If you are interested in flatbed I think mcelroy trains and runs in that area.

Cfi as mentioned before trains, and I think prime should also hire in that area.

What type of driving do you want to do?

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Thanks Papa Pig

My original plan was to get a cab and run ocean container port dray out of Houston.

I totally agree on lack of training, but it looks like the fastest way to my goal is going to be through Schneider.

I suppose there is an added benefit in going with Schneider in that they have ocean drayage contracts for that already in place.

https://schneiderowneroperators.com/lease-opportunities/details/213145

And they also cover the training for that lease.

Dave;

I'll let the seasoned vets talk you out of the lease/fleece; but in the 'mean time...' have you checked out:

Multi Modal??

All the ports & drayage you want!

Best to ya; Merry Christmas/Happy Holidays!

~ Anne ~

G-Town's Comment
member avatar

Anne hinting at the truth...

I'll let the seasoned vets talk you out of the lease/fleece

Dave, truth is we do not recommend L/O or O/O for a variety of reasons. The least of which is you have no experience. Like I wrote in my initial post learn how to be a top performer (1 year OTR more) as a company driver and you will put at least as much money in your pocket as an O/O with far less headaches and financial drain.

Here is one of several articles confirming my points:

Confessions of an Owner Operator

Not sure yet if you want truthful advice or shallow affirmation.

OTR:

Over The Road

OTR driving normally means you'll be hauling freight to various customers throughout your company's hauling region. It often entails being gone from home for two to three weeks at a time.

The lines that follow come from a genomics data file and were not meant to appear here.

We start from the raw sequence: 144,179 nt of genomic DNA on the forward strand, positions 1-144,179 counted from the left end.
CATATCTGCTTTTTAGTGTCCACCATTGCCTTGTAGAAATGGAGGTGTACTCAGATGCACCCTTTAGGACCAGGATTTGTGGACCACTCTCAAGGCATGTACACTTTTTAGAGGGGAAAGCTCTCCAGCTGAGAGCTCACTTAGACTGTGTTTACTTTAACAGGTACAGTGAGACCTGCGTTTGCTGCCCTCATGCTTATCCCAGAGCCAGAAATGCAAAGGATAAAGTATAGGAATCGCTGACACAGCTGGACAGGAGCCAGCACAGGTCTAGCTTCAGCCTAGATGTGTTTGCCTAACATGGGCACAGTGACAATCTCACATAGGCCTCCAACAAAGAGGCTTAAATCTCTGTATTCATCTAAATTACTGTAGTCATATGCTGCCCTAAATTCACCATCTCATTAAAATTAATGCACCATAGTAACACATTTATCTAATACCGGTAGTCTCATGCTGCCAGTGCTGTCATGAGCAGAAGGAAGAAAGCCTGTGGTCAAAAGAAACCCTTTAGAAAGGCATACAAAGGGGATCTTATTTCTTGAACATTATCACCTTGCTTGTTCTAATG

Owner Operator:

An owner-operator is a driver who either owns or leases the truck they are driving. A self-employed driver.

DAC:

Drive-A-Check Report

A truck drivers DAC report will contain detailed information about their job history of the last 10 years as a CDL driver (as required by the DOT).

It may also contain your criminal history, drug test results, DOT infractions and accident history. The program is strictly voluntary from a company standpoint, but most of the medium-to-large carriers will participate.

Most trucking companies use DAC reports as part of their hiring and background check process. It is extremely important that drivers verify that the information contained in it is correct, and have it fixed if it's not.

Steve L.'s Comment
member avatar

Dave, I started with Schneider, dry van and stayed with them two years before moving to a Southeast Regional company. Many companies seem to have great operations at one location, but might be lacking at another.

The short duration of Schneiders Orientation was perfect for me. Its not for everyone and probably not a good idea for tanker if you have zero experience.

You have companies (such as John Fayard) based in Mississippi or McElroy (based in Alabama), Stevens Transport (Refrigerated out of Dallas) which might be an option. My point is; there are so many companies , dont give up.

As for private school, thats what I did. Id be very surprised your school has NO recruiters coming in. Mine had plenty. Push the people there to get you connected. Youre paying them.

If you end up driving for Schneider, its a pretty good company.

Regional:

Regional Route

Usually refers to a driver hauling freight within one particular region of the country. You might be in the "Southeast Regional Division" or "Midwest Regional". Regional route drivers often get home on the weekends which is one of the main appeals for this type of route.

Dry Van:

A trailer or truck that that requires no special attention, such as refrigeration, that hauls regular palletted, boxed, or floor-loaded freight. The most common type of trailer in trucking.
TCB's Comment
member avatar

You may check the Indeed website to find out which companies in your area are hiring rookies.